The unrelenting pressure on women to stay young is ironically ageless and no different now than it was in my mother's day. When women of past generations hit "a certain age," their only recourse was a scalpel. Surgery at any time is radical, though sometimes necessary. Fortunately, thanks to technology, there are many non-invasive alternatives that are astonishingly effective. Today's cutting-edge technologies, now without the sharp edge of a surgeon's knife, are reaping many spas results that turn up sales and turn back the clock for their clients.
Today's anti-aging clients are often women in their 30s and 40s looking to preserve their looks.
"Most women want to fight the signs of aging in private so they can maintain the image of growing old gracefully to the rest of the world," says Maureen Schumacher, spa director of the Aqua Star Spa at The Beverly Hilton (Beverly Hills, CA). "So offering anti-aging services in a spa setting instead of a doctor's office is a valuable part of any spa menu."
Business is Baby-Booming
Given that baby boomers (born from 1944 to 1964) number more than 78 million in the U.S. and make up more than 25 percent of the population, it isn't much of a stretch to expect them to want anti-aging treatments. But boomers are a demanding lot, and they know the difference between results and rhetoric—and they know what they want when it comes to anti-aging services.
"With all of the advanced technologies available in both products and equipment, anti-aging services should address multiple issues including thorough and deep cleansing, exfoliation, intensive treatment masks, and product infusions," says Lisa Henry-Jacobs, senior spa consultant for Blu Spas/Collier and Collier in Erie, CO. "Each treatment should be customized for each individual client's needs. The word 'aging' means something different to everyone. Texture, tone, clarity, fine lines, and wrinkles are the most common complaints. A good anti-aging treatment will be capable of addressing all of these things."
"For many guests, it is the number-one reason they come to the spa—they want to look and feel ten years younger," says Lorraine Park, vice president of spas for Remington Hotels. "These services let the public know you are serious about the menu you offer and that your team is educated in more than just feel-good and pampering types of treatments. It brings a level of expertise to the playing field."
Beyond the Boomer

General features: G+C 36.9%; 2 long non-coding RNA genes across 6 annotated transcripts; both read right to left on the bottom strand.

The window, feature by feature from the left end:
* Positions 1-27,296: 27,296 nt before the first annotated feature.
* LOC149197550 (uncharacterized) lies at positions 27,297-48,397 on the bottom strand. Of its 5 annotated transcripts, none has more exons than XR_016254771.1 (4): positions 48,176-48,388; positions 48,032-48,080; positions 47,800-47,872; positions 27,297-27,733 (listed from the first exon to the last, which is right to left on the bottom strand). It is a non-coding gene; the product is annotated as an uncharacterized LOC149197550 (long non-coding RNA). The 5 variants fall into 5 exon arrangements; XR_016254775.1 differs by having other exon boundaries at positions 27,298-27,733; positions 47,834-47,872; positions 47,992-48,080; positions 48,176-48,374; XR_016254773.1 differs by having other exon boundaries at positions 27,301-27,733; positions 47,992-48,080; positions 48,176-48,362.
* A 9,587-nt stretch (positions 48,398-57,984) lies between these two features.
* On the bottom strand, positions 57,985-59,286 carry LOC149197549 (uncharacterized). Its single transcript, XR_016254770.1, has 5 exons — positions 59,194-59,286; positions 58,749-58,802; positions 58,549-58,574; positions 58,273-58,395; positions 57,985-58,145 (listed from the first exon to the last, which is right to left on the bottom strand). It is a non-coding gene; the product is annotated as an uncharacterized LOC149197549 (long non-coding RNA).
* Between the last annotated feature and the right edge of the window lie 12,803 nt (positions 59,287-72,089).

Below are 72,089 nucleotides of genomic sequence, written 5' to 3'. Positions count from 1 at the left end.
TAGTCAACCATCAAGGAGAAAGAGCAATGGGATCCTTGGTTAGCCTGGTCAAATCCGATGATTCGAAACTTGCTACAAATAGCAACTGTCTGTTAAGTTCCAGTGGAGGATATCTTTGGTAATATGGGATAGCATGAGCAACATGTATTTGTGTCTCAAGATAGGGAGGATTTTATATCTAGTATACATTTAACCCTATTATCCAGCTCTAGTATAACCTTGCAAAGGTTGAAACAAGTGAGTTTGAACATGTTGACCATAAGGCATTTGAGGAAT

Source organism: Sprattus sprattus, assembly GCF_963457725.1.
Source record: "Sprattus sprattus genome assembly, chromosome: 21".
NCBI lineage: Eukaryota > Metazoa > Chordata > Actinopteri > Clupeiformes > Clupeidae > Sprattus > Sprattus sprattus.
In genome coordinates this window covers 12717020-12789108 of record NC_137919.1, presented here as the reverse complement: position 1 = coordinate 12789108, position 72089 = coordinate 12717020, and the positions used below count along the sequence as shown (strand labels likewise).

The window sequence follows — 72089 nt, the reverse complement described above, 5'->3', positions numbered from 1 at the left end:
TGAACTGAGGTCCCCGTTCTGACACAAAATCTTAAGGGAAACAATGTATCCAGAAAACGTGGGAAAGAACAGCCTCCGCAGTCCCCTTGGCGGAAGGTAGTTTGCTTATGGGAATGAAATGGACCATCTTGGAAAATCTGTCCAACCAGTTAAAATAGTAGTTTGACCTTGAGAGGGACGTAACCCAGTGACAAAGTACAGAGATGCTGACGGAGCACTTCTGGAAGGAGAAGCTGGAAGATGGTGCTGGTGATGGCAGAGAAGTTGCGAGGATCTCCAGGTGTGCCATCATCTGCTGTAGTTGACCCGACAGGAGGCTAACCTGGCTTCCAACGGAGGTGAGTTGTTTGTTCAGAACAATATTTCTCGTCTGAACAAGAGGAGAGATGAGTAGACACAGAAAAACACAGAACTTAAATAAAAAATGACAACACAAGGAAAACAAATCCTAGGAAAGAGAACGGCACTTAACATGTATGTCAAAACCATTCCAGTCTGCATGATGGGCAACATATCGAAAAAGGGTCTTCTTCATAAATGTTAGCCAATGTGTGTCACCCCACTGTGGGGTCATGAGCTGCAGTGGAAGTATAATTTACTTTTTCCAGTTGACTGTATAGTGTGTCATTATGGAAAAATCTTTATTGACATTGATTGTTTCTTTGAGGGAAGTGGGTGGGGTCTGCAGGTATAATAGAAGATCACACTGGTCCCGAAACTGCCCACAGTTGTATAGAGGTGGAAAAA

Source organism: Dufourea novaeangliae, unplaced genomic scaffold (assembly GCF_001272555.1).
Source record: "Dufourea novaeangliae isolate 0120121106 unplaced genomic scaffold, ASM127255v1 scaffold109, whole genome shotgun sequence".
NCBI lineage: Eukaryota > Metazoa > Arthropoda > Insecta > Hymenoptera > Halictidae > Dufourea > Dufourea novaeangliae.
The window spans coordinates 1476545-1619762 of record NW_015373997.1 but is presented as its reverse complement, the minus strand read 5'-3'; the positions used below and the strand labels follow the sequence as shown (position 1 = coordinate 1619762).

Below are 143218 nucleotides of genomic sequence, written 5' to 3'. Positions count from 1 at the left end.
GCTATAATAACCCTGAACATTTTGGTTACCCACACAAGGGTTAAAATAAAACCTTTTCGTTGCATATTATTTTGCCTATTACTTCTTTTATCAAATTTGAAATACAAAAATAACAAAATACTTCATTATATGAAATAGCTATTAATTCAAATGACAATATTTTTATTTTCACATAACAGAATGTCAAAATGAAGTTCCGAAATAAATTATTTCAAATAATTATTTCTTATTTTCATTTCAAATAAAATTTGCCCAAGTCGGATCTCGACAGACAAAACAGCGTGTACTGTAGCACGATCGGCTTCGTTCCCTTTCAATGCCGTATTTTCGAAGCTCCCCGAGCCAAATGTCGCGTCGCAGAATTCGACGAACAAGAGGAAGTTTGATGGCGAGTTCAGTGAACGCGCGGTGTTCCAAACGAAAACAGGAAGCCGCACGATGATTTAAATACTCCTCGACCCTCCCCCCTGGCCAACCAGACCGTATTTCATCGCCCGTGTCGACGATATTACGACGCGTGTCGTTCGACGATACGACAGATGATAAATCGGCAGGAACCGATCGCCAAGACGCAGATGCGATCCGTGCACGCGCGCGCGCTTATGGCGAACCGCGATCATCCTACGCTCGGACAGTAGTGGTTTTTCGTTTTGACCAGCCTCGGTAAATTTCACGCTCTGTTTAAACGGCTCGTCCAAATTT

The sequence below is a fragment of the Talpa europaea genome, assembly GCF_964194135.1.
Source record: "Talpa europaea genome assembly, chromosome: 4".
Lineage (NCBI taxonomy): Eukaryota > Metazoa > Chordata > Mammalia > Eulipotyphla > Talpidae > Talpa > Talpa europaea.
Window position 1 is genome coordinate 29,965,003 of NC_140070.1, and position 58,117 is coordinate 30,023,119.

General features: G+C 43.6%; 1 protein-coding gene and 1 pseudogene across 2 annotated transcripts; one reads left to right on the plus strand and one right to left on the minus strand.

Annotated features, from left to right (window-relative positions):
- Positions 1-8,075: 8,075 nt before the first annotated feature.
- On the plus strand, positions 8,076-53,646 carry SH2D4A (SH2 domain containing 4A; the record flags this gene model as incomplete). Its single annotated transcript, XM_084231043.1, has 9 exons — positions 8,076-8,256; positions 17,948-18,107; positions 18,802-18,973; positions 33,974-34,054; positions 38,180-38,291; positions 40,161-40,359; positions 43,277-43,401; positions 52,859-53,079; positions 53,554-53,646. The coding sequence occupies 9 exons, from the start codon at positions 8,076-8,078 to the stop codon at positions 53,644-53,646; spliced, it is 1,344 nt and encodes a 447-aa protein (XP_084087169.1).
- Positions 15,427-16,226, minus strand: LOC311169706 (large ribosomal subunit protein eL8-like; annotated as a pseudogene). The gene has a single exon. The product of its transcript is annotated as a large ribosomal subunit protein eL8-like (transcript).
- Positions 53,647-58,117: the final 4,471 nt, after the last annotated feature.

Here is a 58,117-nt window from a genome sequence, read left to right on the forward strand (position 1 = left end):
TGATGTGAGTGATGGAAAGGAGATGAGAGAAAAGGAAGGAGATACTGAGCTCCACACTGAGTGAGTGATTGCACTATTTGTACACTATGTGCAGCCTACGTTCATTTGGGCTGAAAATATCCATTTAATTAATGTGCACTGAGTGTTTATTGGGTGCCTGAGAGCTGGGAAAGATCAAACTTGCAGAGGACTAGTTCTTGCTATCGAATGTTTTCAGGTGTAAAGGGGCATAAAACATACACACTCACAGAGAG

Nowadays, demand for anti-aging services is crossing all generations. Spa-goers in their 40s are looking for epidermal tune-ups, Gen Xers in their 30s hope to keep their complexions in shape, and even Generations Y, Z, and I in their 20s and teens are starting anti-aging regimes early. Could it be that anti-aging treatments aren't only for the aging?
"These days, anti-aging services are being booked by women in their 20s who feel that it is never too soon to address the issue of aging," says Schumacher. "We see basically two groups—the ones in their 30s who want to preserve the look that they have and the 40-to 50-year-old baby boomers who want to slow down the aging process," adds Park. "The most important thing is not to over-promise and under-deliver. That is why the descriptions within our brochure are so important. We use terms like 'minimize the appearance of fine lines and wrinkles.' We do not use terms like 'anti-aging.'"
Desiree Dosanjh, spa director of the Alluvian Spa (Greenwood, MS), says her target market is everyone. "We market to younger women as a preventative measure, and we market to older clientele as a corrective measure," she says. WTS International spa consultant and operator Holli Beckwith says her market is everyone except teens for age management services. "You should state the effects and benefits in a clear, simple message," she says. "You can be cute with Fountain-of-Youth-type promos, but a direct approach to this serious skincare issue is best. Education is a good marketing tool, either at the time of the treatment or enhanced with guest events."
Many anti-aging treatments, while gentle and cumulative, can sometimes give dramatic results, and word-of-mouth is still your most effective promotion. "Our philosophy is that it's never too late to start making a difference," says Schumacher. "We had one guest in her late 50s who never had a facial and had been going through a rough time with the loss of her husband. We performed a galvanic microcurrent facial on her. When we showed her the results in the mirror, she was so astonished she started crying and told us that she had forgotten all about the young woman looking back at her in the mirror. Reactions and results like that are rare, but they are the best form of marketing—the very next day, her best friend came in for the same facial."
Beckwith also advises that spas market anti-aging services to men and put head-to-toe anti-aging services on their spa menus. "An anti-aging service should entail treatment of the face, décolleté, and hands," says Dosanjh. "It is also important not to forget the skin everywhere else on the body. We offer anti-aging peels for the arms, legs, feet and back, as well."